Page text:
Looking for new and creative ways to invest in real estate? This is a concept that is worth reviewing.
Throughout the past few years,and last year in particular, the Lake Tahoe Basin has experienced tremendous growth of full-time residents. For local business owners, one would think that is a good trend. The other side of the story is the fact that a lot of the affordable housing that used to be good rentals for the workforce are now home to our new residents.
Realizing the crunch and need for more affordable options, and to help those businesses retain good employees, the Tahoe Regional Transportation agency has just released a new incentive program to entice investors to remodel their homes in Lake Tahoe or build new affordable housing.
At our architecture firm in Washoe County, based in Incline Village, NV, we applaud the TRPA for stepping up and offering incentives for those who are interested in supporting this new Accessory Dwelling Unit incentive.
For those not a familiar with ADUs, they are usually is a smaller, independent residential dwelling unit located on the same lot as a stand-alone (i.e., detached) single-family home. ADUs go by many different names throughout the U.S., including accessory apartments, secondary suites, and granny flats.
Those who are interested in investing in real estate within the Lake Tahoe Basin may want to consider this program.
The official press announcement from the TRPA follows. And if you have any questions about how to get started to remodel your home to accommodate an ADU, or purchase existing real estate or land to build ADU’s, feel free to contact us at Borelli Architecture in Lake Tahoe, NV.
[Story courtesy of the Tahoe Regional Planning Agency]
Updated rules to encourage more affordable housing options for Tahoe residents and workers have been unanimously approved by the Tahoe Regional Planning Agency (TRPA) Governing Board, the agency said today.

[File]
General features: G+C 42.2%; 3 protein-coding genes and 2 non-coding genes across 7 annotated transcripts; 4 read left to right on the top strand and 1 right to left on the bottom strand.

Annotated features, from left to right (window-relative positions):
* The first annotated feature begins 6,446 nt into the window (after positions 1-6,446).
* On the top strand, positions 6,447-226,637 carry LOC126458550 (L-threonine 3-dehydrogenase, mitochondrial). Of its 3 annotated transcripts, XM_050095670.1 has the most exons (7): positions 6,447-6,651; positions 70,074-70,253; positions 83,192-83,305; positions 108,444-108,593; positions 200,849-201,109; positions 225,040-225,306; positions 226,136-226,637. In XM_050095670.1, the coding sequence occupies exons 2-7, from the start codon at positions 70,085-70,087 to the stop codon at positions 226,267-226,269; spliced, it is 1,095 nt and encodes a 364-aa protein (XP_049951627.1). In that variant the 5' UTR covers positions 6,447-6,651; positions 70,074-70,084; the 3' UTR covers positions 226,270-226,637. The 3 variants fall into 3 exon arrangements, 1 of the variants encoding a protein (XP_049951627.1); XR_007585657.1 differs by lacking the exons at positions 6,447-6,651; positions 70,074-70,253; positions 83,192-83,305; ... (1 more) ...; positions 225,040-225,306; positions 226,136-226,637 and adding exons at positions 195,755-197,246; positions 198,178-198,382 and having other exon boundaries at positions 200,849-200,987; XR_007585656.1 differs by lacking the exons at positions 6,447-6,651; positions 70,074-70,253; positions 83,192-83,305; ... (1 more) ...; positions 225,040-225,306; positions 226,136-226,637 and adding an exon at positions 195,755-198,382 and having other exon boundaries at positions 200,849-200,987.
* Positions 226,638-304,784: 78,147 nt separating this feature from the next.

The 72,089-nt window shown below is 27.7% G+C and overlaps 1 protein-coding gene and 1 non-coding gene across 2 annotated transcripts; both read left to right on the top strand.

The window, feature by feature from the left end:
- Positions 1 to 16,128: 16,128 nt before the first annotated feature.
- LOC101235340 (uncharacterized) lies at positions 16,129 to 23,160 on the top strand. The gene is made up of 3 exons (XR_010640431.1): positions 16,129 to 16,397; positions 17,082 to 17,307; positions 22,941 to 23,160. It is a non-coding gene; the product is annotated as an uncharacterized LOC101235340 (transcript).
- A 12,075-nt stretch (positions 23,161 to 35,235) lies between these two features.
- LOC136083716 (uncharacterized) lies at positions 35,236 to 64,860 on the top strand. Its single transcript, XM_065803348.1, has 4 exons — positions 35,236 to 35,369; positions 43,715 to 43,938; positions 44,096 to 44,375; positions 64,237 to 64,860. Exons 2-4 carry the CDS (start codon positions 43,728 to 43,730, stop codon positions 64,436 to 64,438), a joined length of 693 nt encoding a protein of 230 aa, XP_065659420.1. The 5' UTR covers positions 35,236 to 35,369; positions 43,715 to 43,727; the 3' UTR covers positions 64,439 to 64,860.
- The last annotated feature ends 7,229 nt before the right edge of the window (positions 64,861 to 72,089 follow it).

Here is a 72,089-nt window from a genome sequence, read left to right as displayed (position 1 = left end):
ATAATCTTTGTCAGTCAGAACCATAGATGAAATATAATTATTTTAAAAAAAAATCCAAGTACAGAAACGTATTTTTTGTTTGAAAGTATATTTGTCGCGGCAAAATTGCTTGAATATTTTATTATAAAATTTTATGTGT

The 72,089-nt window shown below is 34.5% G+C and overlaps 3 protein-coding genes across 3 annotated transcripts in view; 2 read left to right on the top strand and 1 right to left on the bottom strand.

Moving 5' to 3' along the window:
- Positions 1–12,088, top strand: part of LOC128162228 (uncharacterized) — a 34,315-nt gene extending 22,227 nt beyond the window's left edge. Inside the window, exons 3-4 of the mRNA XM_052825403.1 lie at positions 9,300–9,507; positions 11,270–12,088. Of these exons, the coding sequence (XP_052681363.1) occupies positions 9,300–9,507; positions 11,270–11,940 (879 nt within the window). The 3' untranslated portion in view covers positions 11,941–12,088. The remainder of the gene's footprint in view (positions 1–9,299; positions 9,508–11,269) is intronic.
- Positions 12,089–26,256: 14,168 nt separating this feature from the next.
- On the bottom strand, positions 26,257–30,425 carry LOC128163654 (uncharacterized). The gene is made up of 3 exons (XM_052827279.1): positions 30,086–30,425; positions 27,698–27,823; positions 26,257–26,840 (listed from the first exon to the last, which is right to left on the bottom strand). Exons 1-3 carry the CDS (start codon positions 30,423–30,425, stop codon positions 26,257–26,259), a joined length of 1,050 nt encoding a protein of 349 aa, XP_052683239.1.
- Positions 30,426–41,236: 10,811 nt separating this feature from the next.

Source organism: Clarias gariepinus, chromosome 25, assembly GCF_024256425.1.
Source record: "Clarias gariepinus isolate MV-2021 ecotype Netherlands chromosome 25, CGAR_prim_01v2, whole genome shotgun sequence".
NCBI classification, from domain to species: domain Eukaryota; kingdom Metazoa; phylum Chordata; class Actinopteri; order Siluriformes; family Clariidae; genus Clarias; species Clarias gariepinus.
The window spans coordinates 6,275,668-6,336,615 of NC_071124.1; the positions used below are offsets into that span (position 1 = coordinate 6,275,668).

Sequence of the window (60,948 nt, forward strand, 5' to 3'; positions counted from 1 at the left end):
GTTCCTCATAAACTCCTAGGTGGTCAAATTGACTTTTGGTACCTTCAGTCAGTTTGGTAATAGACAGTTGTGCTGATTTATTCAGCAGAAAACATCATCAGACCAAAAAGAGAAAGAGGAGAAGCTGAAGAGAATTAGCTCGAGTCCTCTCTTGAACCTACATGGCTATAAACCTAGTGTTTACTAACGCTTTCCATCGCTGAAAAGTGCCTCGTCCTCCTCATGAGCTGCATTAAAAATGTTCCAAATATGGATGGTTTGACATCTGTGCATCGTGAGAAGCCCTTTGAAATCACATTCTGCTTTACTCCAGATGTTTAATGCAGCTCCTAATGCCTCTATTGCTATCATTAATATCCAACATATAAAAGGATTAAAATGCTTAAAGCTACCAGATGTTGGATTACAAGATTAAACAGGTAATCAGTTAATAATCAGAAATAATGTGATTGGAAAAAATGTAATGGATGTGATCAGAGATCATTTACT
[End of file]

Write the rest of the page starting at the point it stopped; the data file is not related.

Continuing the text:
The approval significantly expands the number of properties in the Tahoe Basin that can add an accessory dwelling unit (ADU) and provides further incentives if the ADU is restricted to affordable rates and located near transit or a town center, which reduces vehicle use. Now in most of the region, single-family residential parcels of any size can apply to add or create an ADU, among other changes. The previous rule only allowed ADUs on parcels of 1-acre or more. The amendments maintain the 1-acre size limit in the Washoe and Douglas county portions of the basin, which is consistent with local jurisdiction rules.
Under the new regional rules and under California state law, new ADUs can only be rented for 30 days or more, which addresses concerns that new home apartments or mother-in-law units could be used for short-term rentals. Around the nation, accessory dwelling units are being encouraged as one solution to increasing the supply of workforce housing.
“Lake Tahoe’s sustainability relies on a healthy environment and strong communities and the housing crisis is hurting everyone,” TRPA Executive Director Joanne S. Marchetta said. “These amendments are an important part of a larger, collaborative initiative to solve housing problems in the Lake Tahoe Region. This is a good first step and we will continue to partner with local jurisdictions and housing partners to meet local and regional housing needs.”
Other amendments approved by the TRPA Board allow motel units being redeveloped to change from tourist accommodation use to residential use. Currently, in some cases, this type of redevelopment is limited to tourist accommodation only.
These initial amendments were developed with input from the Tahoe Living Workforce Housing and Community Revitalization Working Group, an advisory group of non-profit, social service, environmental, real estate and local government representatives. The working group will continue to develop recommendations that further incentivize affordable and workforce units.
The new rules take effect 60 days after the July 29th approval and the application process is under development. More information is available at trpa.gov/adus/.
The Tahoe Regional Planning Agency leads the cooperative effort to preserve, restore, and enhance the unique natural and human environment of the Lake Tahoe Region, while improving local communities, and people’s interactions with our irreplaceable environment. For additional information, contact Jeff Cowen, Public Information Officer, at (775) 589-5278 or firstname.lastname@example.org.
We look forward to assisting you with any needs/interest you may have in our architectural design services in Lake Tahoe, Truckee, and Carson City, NV.
James P. Borelli
Lake Tahoe / Truckee